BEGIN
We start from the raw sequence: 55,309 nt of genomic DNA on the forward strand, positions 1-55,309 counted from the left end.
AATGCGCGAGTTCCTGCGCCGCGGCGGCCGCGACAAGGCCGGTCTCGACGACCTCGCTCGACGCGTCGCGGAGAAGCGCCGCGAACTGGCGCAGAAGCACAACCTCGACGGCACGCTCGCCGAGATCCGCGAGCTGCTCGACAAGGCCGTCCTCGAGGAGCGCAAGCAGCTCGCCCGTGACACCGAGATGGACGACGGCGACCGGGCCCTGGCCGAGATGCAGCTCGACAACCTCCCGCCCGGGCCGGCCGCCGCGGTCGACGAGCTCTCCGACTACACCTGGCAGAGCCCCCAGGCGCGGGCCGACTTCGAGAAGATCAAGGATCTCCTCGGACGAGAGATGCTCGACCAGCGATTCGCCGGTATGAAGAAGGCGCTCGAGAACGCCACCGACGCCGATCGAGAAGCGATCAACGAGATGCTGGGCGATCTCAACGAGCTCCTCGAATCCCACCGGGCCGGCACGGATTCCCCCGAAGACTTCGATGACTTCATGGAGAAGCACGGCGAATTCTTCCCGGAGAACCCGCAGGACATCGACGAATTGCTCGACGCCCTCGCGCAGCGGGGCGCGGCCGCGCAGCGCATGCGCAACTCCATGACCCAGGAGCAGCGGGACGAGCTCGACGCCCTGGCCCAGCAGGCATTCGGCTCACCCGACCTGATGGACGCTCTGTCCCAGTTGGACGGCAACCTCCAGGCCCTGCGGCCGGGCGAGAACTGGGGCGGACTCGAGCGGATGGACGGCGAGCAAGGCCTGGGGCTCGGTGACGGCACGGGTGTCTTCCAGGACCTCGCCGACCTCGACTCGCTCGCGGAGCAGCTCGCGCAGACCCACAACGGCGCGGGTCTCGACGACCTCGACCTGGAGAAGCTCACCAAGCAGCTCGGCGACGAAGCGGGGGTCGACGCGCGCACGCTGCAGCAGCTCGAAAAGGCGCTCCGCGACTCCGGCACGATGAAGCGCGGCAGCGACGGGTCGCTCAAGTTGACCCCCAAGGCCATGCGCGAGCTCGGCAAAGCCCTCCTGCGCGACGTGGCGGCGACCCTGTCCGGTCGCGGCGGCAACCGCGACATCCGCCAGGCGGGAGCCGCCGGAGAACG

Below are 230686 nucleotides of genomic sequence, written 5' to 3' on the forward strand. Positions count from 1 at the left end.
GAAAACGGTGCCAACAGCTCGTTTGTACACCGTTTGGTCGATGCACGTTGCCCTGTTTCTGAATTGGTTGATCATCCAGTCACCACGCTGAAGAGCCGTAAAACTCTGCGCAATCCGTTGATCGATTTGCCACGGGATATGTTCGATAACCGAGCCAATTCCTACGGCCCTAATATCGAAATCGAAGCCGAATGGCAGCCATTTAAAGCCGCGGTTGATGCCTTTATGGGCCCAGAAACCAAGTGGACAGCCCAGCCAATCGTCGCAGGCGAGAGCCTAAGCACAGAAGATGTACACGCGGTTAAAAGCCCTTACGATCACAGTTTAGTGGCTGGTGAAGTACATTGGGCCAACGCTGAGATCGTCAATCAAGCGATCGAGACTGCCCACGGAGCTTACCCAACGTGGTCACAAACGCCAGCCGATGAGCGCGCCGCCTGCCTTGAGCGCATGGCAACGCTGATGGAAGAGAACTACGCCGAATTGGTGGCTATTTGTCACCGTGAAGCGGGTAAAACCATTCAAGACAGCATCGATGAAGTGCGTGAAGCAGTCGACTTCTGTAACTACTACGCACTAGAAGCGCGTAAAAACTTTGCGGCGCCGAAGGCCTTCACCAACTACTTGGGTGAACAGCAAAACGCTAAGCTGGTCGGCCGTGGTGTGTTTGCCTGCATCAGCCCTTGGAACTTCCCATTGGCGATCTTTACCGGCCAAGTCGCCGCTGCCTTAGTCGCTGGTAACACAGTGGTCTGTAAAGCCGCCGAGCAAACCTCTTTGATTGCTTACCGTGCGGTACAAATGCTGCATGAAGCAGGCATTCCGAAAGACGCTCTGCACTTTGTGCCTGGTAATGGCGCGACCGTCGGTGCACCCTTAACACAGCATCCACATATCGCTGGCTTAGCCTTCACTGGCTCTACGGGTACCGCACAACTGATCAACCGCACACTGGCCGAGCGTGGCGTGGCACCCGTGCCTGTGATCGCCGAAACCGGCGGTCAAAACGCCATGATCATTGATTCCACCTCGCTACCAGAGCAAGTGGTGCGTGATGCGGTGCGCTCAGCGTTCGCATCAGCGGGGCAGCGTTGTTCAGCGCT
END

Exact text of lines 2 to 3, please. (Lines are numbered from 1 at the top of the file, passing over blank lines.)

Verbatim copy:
AATGCGCGAGTTCCTGCGCCGCGGCGGCCGCGACAAGGCCGGTCTCGACGACCTCGCTCGACGCGTCGCGGAGAAGCGCCGCGAACTGGCGCAGAAGCACAACCTCGACGGCACGCTCGCCGAGATCCGCGAGCTGCTCGACAAGGCCGTCCTCGAGGAGCGCAAGCAGCTCGCCCGTGACACCGAGATGGACGACGGCGACCGGGCCCTGGCCGAGATGCAGCTCGACAACCTCCCGCCCGGGCCGGCCGCCGCGGTCGACGAGCTCTCCGACTACACCTGGCAGAGCCCCCAGGCGCGGGCCGACTTCGAGAAGATCAAGGATCTCCTCGGACGAGAGATGCTCGACCAGCGATTCGCCGGTATGAAGAAGGCGCTCGAGAACGCCACCGACGCCGATCGAGAAGCGATCAACGAGATGCTGGGCGATCTCAACGAGCTCCTCGAATCCCACCGGGCCGGCACGGATTCCCCCGAAGACTTCGATGACTTCATGGAGAAGCACGGCGAATTCTTCCCGGAGAACCCGCAGGACATCGACGAATTGCTCGACGCCCTCGCGCAGCGGGGCGCGGCCGCGCAGCGCATGCGCAACTCCATGACCCAGGAGCAGCGGGACGAGCTCGACGCCCTGGCCCAGCAGGCATTCGGCTCACCCGACCTGATGGACGCTCTGTCCCAGTTGGACGGCAACCTCCAGGCCCTGCGGCCGGGCGAGAACTGGGGCGGACTCGAGCGGATGGACGGCGAGCAAGGCCTGGGGCTCGGTGACGGCACGGGTGTCTTCCAGGACCTCGCCGACCTCGACTCGCTCGCGGAGCAGCTCGCGCAGACCCACAACGGCGCGGGTCTCGACGACCTCGACCTGGAGAAGCTCACCAAGCAGCTCGGCGACGAAGCGGGGGTCGACGCGCGCACGCTGCAGCAGCTCGAAAAGGCGCTCCGCGACTCCGGCACGATGAAGCGCGGCAGCGACGGGTCGCTCAAGTTGACCCCCAAGGCCATGCGCGAGCTCGGCAAAGCCCTCCTGCGCGACGTGGCGGCGACCCTGTCCGGTCGCGGCGGCAACCGCGACATCCGCCAGGCGGGAGCCGCCGGAGAACG

Below are 230686 nucleotides of genomic sequence, written 5' to 3' on the forward strand. Positions count from 1 at the left end.